Desmond huffed and tapped his foot on the carpet. I held out a little longer, crossing my arms and leaning back into the couch, pretending not to care. When it became obvious he wasn’t going to give in, I sighed and pointed to his right arm.
He showed me an empty palm. Now I was both curious and annoyed, so I indicated his left side.
He handed me a wood box, then stepped back and hugged his chest, watching me. It was like a cat dropping a dead bird at your feet and hanging back to see if you’ll praise it.
The box was a little over a foot long and made from a lightly stained teak, engraved with two cranes taking flight. In spite of the delicacy of the box itself, the package had a decent weight to it, which I balanced on my palms as I opened the gold clasp with my thumb.
Inside, nestled amongst the folds of black velvet, was a dagger. It shone silver under the ceiling light, and I gave it an exploratory poke.
“Steel,” he said, which I confirmed when my finger didn’t get all rashy.
The blade was two-sided and had an old-fashioned vibe about it. The handle was wound in black leather, and a red tassel dangled from the base.
“So pretty.”
“Well, I figured you might need something for days when the katana is a bit too…conspicuous.” Some men buy jewelry. My man went for the heart and bought weapons.
I held the knife up to the light and twirled it in my hand, testing the weight. It had a nice heft. I didn’t like to be in such close range in a fight, but my life had been saved by a switchblade once, so a pretty dagger could only be an improvement.
Under the velvet was a leather sheath with two thin bindings I could use to fasten it to my leg.
“Thank you.”
“Not much good against a ghost, I know…”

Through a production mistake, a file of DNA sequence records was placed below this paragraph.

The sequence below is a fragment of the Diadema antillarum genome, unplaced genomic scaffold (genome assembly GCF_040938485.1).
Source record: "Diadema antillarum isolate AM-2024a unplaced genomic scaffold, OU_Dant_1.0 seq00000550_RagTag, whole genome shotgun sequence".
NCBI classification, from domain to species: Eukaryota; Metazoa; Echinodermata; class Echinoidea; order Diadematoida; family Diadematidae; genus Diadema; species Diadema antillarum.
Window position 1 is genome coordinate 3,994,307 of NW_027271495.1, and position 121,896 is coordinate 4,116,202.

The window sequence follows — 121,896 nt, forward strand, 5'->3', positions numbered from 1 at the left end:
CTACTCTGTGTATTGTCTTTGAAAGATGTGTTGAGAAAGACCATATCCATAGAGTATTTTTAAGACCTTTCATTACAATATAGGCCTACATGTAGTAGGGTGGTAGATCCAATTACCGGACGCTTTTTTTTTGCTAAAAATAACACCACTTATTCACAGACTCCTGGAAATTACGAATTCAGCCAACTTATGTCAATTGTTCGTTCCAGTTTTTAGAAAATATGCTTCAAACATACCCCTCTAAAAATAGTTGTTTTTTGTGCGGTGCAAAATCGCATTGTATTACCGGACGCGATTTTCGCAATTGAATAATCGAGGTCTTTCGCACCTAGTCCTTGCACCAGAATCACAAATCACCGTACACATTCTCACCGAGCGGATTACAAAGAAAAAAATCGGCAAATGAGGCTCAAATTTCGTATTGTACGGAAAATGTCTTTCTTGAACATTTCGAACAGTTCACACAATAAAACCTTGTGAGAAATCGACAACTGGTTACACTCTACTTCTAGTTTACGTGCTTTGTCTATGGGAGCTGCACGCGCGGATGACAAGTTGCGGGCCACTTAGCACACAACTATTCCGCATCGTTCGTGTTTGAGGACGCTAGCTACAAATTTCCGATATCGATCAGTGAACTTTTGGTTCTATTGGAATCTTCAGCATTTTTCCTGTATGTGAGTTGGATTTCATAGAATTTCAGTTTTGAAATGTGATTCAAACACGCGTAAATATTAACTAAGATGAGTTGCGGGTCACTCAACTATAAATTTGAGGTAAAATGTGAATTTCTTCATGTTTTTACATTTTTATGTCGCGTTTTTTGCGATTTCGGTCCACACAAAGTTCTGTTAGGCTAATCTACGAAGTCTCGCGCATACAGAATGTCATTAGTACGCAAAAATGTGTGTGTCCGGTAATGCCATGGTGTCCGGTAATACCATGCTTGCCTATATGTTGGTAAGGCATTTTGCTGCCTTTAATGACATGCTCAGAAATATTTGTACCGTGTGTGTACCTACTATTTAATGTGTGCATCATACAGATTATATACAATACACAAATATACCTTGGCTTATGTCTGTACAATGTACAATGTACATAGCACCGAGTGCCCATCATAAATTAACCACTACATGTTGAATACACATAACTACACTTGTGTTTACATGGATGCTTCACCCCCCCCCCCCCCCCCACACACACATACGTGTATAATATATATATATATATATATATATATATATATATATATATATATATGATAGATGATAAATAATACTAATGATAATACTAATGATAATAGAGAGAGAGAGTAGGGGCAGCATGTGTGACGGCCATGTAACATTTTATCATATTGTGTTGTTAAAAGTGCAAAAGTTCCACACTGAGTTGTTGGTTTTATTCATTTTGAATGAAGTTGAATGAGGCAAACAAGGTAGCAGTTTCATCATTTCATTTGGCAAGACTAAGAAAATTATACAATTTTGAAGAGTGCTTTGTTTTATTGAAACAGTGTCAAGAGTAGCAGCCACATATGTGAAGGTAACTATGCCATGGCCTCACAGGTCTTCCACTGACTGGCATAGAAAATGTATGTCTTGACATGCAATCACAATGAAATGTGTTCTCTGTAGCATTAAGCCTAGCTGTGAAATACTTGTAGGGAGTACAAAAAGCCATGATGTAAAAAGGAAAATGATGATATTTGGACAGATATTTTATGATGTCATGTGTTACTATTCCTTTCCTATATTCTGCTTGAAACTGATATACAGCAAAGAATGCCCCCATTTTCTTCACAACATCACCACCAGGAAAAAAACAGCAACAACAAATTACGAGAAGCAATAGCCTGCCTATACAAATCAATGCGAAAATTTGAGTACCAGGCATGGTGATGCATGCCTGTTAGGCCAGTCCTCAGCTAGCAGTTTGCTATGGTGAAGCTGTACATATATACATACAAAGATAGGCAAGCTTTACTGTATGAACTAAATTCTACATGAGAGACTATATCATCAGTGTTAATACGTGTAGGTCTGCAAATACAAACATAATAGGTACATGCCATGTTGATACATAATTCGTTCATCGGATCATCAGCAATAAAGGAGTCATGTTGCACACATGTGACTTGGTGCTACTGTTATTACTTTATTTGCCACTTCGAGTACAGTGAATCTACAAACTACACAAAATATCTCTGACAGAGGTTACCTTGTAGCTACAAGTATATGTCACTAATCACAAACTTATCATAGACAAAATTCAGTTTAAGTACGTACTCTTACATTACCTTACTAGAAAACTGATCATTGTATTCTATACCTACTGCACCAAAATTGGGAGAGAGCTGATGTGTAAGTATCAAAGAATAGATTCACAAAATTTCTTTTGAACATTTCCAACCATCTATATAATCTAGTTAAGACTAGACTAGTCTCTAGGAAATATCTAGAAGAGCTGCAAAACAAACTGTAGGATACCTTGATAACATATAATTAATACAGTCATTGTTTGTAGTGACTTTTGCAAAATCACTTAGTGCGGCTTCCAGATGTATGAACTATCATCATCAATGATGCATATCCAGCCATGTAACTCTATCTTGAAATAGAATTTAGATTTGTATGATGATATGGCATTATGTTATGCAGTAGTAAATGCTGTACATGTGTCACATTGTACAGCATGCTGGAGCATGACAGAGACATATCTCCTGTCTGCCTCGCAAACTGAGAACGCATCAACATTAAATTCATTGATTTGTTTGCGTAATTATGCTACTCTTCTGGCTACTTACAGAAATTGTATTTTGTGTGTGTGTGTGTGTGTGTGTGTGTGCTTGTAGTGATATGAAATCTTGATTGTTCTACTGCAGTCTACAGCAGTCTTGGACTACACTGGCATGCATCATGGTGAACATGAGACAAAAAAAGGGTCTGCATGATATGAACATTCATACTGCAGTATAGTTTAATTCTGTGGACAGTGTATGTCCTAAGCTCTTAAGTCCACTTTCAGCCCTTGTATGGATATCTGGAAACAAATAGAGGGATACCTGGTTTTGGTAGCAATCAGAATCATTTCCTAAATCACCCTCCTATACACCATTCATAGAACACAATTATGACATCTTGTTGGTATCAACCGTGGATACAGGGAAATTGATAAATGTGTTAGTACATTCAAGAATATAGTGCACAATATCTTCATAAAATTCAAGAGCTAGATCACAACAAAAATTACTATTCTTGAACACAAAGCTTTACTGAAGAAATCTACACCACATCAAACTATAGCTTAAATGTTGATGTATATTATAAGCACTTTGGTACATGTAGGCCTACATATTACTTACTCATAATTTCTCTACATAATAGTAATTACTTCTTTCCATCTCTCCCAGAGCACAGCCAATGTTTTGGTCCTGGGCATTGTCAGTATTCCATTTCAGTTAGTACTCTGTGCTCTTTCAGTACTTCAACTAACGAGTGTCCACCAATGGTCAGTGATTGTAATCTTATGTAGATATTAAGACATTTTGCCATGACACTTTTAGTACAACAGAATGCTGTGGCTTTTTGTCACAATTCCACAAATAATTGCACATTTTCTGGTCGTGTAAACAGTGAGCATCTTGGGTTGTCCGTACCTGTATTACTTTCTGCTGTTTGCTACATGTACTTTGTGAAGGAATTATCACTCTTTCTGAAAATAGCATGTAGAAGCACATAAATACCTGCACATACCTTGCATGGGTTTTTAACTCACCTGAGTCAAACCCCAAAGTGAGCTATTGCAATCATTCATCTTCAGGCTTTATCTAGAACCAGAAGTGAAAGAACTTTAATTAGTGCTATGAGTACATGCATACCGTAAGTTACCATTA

“It’s perfect.”
There must be a lot of good jokes that start with two vampires walked into a bar, but later that night when Brigit Stewart and I found ourselves at a Chelsea club called Thirst, I wasn’t in a laughing mood. This girls’ night out was all business.
Well, business and a gin martini or two.
Brigit tapped her high heel against the leg of her barstool. We were checking out guys, but not in a way I should have felt guilty about. I had too many men as it was. I wasn’t on the prowl to add anyone else to the compound Big Love style. We were here in a strictly professional capacity.
Though I’d been promoted to the Tribunal, she was still my ward. And more than that, I would always feel responsible for her. I hadn’t made her a vampire, but the one who had hadn’t taught her how to exist as one. That was up to me.
The girl with a pulse.
Around us, the club pulsed with a life of its own. A new Kanye West single threatened to earworm me if I could only stop feeling the bass in my skull. Scantily clad girls ground their pelvises against every available surface—boys, other girls, poles. It was a jackpot of skeeze.
The men weren’t much better. There was so much hair gel, aftershave and Ed Hardy here I wondered if we’d teleported to Jersey by mistake.
“What about that one?” I pointed to a buff, vacant-looking brunet.
“Ugh. No. Geez, does being in a relationship, like, ruin you for seeing hotness?”
The hour was closing in on midnight, and I’d left Desmond to sleep. My nocturnal schedule meant I was wide awake and still needed to blow off some steam after my ghostly encounter. So I’d called the one friend I could count on to be up for a late-night cocktail.